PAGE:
Off to court with you then, it only costs €15 and costs won't be awarded against you should you be unsuccesful. I am curious though how the regulator found Air Lingus had breached the Regulation concerning notification but were then not responsible for your care(phone call, meals, overnight accommodation etc) during any subsequent delay? Maybe you should go a bit deeper into the case?
foggy_lad is offline  
Advertisement
12-06-2011, 16:54   #6
slimjimmc
Registered User
 
slimjimmc's Avatar
 
Join Date: Jan 2003
Posts: 7,318
Quote:
Originally Posted by foggy_lad View Post
Off to court with you then, it only costs €15 and costs won't be awarded against you should you be unsuccesful. I am curious though how the regulator found Air Lingus had breached the Regulation concerning notification but were then not responsible for your care(phone call, meals, overnight accommodation etc) during any subsequent delay? Maybe you should go a bit deeper into the case?
It seems, that the regulator did not find AL had breached the regulations:
Quote:
Originally Posted by vicwatson View Post
but yet the Irish aviation "regulator" decided that AL had not breached this regulation
There are a number of circumstances in which an airline can cancel a flight and not be liable for compensation. If the regulator has determined this was one of those circumstances then there would have been no obligation on the airline to notify passengers of entitlements since those entitlements did not apply.
slimjimmc is offline  
Thanks from:
12-06-2011, 20:22   #7
vicwatson
Registered User
 
Join Date: Feb 2011
Posts: 25,529
Quote:
There are a number of circumstances in which an airline can cancel a flight and not be liable for compensation. If the regulator has determined this was one of those circumstances then there would have been no obligation on the airline to notify passengers of entitlements since those entitlements did not apply.
Rubbish.

The regulator only got involved once I had no dice from AL. So they cannot pre determine whether AL had just cause to cancel the flight or not. AL failed in their duty to tell us our rights under the EU Charter. They didn't tell us, there was no notification of our rights and therefore they breached the EU rules. Simple.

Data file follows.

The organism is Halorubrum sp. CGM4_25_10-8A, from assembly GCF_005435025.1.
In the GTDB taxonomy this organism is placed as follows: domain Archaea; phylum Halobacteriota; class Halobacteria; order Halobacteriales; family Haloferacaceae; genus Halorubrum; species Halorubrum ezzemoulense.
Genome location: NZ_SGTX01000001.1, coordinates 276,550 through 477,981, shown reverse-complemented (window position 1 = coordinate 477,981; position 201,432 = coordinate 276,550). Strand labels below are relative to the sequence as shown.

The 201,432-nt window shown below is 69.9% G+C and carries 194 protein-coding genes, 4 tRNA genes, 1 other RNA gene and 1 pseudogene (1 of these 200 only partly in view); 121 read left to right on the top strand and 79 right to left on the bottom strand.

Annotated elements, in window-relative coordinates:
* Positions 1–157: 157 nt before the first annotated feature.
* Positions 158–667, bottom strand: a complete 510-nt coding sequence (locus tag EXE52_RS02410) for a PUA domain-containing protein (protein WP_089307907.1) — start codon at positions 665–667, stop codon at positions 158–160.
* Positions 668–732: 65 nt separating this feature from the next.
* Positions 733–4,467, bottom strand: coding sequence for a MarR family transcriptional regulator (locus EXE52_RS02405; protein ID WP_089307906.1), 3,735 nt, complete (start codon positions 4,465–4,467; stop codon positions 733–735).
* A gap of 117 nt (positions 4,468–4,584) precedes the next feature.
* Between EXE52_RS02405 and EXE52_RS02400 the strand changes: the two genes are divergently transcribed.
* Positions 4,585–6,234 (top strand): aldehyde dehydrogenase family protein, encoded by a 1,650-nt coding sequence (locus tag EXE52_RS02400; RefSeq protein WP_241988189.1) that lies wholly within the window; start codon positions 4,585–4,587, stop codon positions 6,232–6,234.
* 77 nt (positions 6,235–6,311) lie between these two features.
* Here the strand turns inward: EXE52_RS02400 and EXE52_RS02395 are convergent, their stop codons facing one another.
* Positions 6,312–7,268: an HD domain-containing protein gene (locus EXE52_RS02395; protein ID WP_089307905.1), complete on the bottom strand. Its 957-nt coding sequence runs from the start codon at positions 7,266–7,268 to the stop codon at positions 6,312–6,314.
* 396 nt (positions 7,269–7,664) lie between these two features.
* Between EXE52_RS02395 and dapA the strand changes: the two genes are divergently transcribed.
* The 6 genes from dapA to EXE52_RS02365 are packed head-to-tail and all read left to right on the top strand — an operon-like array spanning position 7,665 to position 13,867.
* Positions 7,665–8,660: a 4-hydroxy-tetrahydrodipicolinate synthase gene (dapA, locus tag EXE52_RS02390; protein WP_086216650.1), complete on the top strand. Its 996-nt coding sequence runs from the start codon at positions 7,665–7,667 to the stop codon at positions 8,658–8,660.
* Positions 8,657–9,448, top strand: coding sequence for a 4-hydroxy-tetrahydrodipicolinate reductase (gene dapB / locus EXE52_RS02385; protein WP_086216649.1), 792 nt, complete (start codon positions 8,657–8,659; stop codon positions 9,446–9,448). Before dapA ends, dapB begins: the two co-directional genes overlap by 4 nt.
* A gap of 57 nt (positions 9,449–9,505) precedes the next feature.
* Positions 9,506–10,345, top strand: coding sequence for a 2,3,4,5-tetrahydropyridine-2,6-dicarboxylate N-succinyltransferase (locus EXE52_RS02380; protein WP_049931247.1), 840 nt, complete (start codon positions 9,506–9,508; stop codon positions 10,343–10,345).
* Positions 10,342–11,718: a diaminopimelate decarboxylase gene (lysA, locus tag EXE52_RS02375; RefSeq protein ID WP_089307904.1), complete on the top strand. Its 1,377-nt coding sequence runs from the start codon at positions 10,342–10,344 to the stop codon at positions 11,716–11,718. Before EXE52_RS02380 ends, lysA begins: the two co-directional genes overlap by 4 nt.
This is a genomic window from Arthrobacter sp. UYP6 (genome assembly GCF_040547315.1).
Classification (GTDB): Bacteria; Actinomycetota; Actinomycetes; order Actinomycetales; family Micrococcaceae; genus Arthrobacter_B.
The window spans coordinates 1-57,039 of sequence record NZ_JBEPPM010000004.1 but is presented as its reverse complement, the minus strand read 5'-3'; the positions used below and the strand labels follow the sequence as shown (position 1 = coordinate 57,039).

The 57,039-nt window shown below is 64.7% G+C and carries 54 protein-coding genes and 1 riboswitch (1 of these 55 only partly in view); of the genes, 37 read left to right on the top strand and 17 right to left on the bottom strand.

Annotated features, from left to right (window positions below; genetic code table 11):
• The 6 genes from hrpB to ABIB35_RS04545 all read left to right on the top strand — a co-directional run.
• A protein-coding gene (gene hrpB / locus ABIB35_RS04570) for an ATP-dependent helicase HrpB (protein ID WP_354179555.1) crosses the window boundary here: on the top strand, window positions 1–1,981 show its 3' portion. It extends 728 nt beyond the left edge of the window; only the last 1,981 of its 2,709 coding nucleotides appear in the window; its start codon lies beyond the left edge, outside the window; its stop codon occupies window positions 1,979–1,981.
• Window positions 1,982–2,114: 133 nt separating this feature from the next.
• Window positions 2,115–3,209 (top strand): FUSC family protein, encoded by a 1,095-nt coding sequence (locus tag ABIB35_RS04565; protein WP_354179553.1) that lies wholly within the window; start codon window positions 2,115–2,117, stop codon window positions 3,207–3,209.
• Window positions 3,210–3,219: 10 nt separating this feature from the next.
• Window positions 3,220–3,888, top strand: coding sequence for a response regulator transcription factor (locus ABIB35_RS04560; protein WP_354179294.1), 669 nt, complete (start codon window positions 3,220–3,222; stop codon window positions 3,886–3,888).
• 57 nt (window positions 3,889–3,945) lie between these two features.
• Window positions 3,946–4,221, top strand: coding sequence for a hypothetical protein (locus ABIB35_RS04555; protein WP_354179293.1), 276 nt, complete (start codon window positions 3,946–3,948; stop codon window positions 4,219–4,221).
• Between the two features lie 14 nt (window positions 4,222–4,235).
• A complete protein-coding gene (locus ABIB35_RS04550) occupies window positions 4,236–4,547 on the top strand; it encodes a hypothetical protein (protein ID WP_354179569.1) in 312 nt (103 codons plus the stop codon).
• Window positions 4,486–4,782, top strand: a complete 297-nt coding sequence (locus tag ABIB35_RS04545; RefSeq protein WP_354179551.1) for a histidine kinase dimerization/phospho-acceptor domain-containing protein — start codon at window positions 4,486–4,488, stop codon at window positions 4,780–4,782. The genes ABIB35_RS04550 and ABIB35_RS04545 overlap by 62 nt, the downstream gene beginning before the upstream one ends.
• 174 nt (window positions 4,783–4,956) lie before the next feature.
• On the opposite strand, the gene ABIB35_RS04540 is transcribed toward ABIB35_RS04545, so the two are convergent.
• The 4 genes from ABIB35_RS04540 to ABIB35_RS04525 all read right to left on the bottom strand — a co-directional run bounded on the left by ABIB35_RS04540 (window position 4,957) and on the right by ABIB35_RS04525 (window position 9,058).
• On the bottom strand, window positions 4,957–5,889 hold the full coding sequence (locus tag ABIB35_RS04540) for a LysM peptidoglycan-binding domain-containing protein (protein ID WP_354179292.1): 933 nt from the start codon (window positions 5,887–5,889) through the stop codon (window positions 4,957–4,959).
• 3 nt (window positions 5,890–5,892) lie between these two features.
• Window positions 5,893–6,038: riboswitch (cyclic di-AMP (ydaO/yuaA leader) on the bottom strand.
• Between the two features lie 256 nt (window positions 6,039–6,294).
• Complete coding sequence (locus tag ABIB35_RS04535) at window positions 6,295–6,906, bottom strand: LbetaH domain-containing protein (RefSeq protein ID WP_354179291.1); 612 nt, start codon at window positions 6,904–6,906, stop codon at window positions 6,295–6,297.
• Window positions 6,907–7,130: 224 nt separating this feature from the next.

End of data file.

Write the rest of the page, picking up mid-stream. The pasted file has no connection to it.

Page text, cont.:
Quote:
It seems, that the regulator did not find AL had breached the regulations:
The regulator did not find AL had breached the regulations but why I don't know, the regulations are quite clear (from the Irish Aviation Regulator's website), there was no sign at check-in and we were not offered our rights by Aer Lingus -

Cancellation upon arrival at the airport.In the event of a cancellation without prior notification the Regulation provides the following:
  • The air carrier shall provide a written notice setting out the rules for assistance in line with Article 14(2) of the Regulation. In addition, a sign must be displayed at the check-in area with the following text:
"If you are denied boarding or if your flight is cancelled or delayed for at least two hours, ask a the check-in counter or boarding gate for the text stating your rights, particularly with regard to compensation and assistance"



vicwatson is offline  
12-06-2011, 21:13   #8
 
Join Date: Aug 2010
Posts: 307
Re: Small Claims part of your query

You're best chance is calling up the small claims registrar and let them know exactly what happened. Both are very nice people and will let you know exactly if you have a valid case or not. I will advise you to always tell the truth whether in writing or over the phone. It may take a while to settle your claim but in most instances most claims are settled outside of a hearing.

If you need help, I've had a number of successful (truthful) claims processed through the office.
lee4892 is offline  
12-06-2011, 22:30   #9
slimjimmc
Registered User
 
slimjimmc's Avatar
 
Join Date: Jan 2003
Posts: 7,318
Quote:
Originally Posted by vicwatson View Post
Rubbish.

The regulator only got involved once I had no dice from AL.
So they cannot pre determine whether AL had just cause to cancel the flight or not.
Not trying to be smart, but regulators don't normally get involved in breaches unless an allegation is made or they witnessed it themselves.

Are you suggesting the regulator pre-determined the outcome and just issued a standard "dey dun nuffin wrong" response?